was used to investigate the involvement of Smad3 in the development of OB. Smad3 is a member of the highly conserved Smad family of intracellular signaling proteins that mediate many of the effects of TGF-β1. Smad3 is directly phosphorylated by the ligand-activated TGF-β type I receptor (TβRI).
      • Massague J
      • Wotton D
      Transcriptional control by the TGF-beta/Smad signaling system.
      After partnering with a common mediator Smad (Smad4), the heteromeric complex translocates into the nucleus where it regulates gene transcription. Specifically, Smad3 has been linked to the up-regulation of a number of genes involved in connective tissue remodeling including the profibrotic growth factors platelet-derived growth factor
      • Taylor LM
      • Kachigian LM
      Induction of PDGF B-chain expression by TGF-β involves transactivation by Smads.
      and connective tissue growth factor (CTGF),
      • Holmes A
      • Abraham DJ
      • Sa S
      • Shiwen X
      • Black CM
      • Leask A
      CTGF and SMADs, maintenance of scleroderma phenotype is independent of SMAD signaling.
      the matrix molecules fibronectin and collagen,
      • Isono M
      • Chen S
      • Hong SW
      • Iglesias-de la Cruz MC
      • Ziyadeh FN
      Smad pathway is activated in the diabetic mouse kidney and Smad3 mediates TGF-beta-induced fibronectin in mesangial cells.
      • Chen SJ
      • Yuan W
      • Levenson A
      • Mori Y
      • Trojanowska M
      • Varga J
      Stimulation of type I collagen transcription in human skin fibroblasts by transforming growth factor-β: involvement of Smad3.
      matrix-binding integrin receptors such as the fibronectin receptor α5β1,
      • Verrecchia F
      • Chu ML
      • Mauviel A
      Identification of novel TGF-beta/Smad gene targets in dermal fibroblasts using a combined cDNA microarray/promoter transactivation approach.
      and matrix metalloproteinases,
      • Yuan W
      • Varga J
      Transforming growth factor-beta repression of matrix metalloproteinase-1 in dermal fibroblasts involves Smad3.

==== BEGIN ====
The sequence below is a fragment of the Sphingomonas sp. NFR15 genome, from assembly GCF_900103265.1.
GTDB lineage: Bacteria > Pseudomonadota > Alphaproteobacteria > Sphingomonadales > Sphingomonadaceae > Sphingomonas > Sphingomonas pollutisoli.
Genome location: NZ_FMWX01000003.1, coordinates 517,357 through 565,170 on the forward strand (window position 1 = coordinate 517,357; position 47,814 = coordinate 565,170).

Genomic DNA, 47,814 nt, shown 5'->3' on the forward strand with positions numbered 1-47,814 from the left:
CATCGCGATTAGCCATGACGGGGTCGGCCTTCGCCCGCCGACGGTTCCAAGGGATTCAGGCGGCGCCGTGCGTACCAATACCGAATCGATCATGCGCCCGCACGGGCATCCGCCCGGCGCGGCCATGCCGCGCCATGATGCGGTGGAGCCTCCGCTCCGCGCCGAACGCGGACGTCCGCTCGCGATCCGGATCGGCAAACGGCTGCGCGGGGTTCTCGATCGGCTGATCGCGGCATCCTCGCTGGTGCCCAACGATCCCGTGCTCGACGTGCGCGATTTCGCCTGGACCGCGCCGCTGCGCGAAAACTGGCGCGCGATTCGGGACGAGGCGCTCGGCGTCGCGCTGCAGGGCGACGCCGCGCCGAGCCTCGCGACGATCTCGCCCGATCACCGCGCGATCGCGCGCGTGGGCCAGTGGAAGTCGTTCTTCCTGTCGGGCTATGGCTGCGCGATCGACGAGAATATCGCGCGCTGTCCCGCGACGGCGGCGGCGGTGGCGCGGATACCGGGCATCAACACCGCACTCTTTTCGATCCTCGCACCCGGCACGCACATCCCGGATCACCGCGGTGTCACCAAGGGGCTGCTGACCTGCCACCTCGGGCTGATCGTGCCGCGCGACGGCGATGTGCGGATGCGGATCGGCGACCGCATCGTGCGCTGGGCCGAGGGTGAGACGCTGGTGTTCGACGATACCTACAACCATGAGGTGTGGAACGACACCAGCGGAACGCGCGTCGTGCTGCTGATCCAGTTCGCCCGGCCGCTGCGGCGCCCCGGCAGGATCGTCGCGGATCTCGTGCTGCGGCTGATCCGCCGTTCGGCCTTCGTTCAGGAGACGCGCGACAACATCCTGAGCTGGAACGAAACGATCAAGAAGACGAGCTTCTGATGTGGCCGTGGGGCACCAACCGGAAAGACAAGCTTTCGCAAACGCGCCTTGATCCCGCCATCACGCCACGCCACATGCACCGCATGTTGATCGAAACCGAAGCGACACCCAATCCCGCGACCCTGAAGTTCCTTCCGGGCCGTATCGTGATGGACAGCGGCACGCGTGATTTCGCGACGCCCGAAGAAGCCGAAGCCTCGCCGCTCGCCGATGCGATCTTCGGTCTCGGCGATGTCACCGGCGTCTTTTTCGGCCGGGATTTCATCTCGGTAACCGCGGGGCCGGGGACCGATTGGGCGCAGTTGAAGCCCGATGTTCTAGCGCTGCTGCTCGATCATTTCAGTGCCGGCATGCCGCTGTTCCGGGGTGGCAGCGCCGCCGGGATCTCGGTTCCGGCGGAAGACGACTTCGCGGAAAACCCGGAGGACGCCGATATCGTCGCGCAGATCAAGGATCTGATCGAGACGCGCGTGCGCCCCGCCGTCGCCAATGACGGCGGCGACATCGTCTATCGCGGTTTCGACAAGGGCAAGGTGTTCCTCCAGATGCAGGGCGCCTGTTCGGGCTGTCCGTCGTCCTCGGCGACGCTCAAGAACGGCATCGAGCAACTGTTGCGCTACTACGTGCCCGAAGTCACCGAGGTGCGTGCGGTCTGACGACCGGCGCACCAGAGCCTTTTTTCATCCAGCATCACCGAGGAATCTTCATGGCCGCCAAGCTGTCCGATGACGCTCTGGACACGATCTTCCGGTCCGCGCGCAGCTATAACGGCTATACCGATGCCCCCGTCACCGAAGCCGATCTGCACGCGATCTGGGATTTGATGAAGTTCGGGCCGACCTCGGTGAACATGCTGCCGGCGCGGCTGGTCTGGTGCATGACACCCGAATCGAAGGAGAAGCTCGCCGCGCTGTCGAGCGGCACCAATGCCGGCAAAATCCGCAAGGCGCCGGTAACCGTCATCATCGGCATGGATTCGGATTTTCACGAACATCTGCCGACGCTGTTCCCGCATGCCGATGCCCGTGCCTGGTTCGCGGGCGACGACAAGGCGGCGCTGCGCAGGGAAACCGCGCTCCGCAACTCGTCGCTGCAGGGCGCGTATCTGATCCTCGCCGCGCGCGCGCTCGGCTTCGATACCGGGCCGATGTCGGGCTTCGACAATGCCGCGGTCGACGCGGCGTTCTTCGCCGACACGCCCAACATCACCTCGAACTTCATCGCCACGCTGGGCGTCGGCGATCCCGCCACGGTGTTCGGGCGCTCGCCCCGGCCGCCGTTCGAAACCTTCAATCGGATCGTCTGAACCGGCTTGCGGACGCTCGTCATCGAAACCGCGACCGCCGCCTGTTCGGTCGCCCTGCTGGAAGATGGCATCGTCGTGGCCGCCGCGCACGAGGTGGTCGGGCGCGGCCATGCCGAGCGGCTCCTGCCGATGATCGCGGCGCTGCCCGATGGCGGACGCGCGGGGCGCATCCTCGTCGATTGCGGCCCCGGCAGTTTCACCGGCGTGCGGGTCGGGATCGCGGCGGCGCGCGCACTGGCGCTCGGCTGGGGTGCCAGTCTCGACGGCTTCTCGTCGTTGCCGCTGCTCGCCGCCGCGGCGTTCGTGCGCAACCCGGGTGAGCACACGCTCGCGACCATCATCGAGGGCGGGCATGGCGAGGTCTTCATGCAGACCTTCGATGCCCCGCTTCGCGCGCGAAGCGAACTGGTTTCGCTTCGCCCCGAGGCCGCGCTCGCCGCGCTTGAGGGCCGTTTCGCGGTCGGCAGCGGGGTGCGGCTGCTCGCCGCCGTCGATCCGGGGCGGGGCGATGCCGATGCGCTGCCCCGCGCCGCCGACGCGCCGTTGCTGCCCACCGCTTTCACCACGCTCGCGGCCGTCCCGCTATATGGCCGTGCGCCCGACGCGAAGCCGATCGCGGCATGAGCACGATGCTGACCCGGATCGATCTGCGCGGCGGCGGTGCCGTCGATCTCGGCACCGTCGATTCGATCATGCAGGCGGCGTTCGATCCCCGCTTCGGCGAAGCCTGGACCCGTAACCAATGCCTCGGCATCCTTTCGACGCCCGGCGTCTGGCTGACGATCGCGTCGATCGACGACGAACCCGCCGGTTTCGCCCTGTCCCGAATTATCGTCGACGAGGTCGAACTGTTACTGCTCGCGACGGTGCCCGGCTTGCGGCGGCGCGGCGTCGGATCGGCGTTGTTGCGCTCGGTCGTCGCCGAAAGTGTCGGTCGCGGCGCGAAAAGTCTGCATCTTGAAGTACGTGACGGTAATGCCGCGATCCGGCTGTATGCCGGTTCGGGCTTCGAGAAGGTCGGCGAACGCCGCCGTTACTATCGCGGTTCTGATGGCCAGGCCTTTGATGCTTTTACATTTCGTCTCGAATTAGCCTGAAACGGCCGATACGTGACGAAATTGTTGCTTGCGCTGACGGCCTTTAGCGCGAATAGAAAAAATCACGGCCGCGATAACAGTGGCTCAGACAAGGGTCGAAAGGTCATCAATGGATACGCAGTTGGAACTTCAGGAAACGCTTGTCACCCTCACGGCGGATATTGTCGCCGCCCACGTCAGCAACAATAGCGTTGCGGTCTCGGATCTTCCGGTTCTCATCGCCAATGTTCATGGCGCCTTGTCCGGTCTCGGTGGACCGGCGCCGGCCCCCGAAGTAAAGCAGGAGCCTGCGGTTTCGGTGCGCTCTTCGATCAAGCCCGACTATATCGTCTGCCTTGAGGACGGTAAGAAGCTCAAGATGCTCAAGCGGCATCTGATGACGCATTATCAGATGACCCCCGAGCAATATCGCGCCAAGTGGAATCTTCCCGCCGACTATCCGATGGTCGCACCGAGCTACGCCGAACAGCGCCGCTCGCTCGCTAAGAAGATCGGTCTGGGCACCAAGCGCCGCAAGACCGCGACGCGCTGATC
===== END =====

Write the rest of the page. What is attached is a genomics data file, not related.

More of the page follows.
among others.
      Our studies show that in allograft specimens with intraluminal fibroproliferation, there is increased expression of TGF-β1 and CTGF, and increased deposition of fibronectin and collagen. In Smad3 knockouts, there was marked inhibition of intraluminal fibroproliferation with decreased expression of these molecules. These studies strongly suggest that Smad3 mediates many of the TGF-β1 effects that promote OB after transplantation.

      Materials and Methods

      Animal Model of Tracheal Transplantation

      Six- to ten-week old BALB/c, C3H/HeJ (Harlan, Indianapolis, IN), and Black Swiss mice (generous gift from C. Deng, National Institutes of Health, Bethesda, MD) were housed in flat-bottomed cages, provided food and water ad libitum, and used in accordance with the rules and regulations of the Animal Care Committee of the University of Illinois at Chicago. Heterotopic tracheal transplantation was performed as previously described.
      • Hertz MI
      • Jessurun J
      • King MB
      • Savik SK
      • Murray JJ
      Reproduction of the obliterative bronchiolitis lesion after heterotopic transplantation of mouse airways.
      Briefly, allografts and isografts were obtained by transplanting BALB/c tracheas subcutaneously into C3H/HeJ and BALB/c recipient hosts or Smad3ex8/ex8 wild-type and null Black Swiss mice.
      • Yang X
      • Letterio JJ
      • Lechleider RJ
      • Chen L
      • Hayman R
      • Gu H
      • Roberts AB
      • Deng C
      Targeted disruption of SMAD3 results in impaired mucosal immunity and diminished T cell responsiveness to TGF-beta.
      Grafts were harvested at indicated time points, formalin-fixed, and paraffin-embedded, and cut into 6-μm-thick sections (Leica, Deerfield, IL). Sections from allografts and isografts were stained with hematoxylin and eosin, or Masson's trichrome, and examined in parallel by a blinded observer (M.S.).

      Immunohistochemistry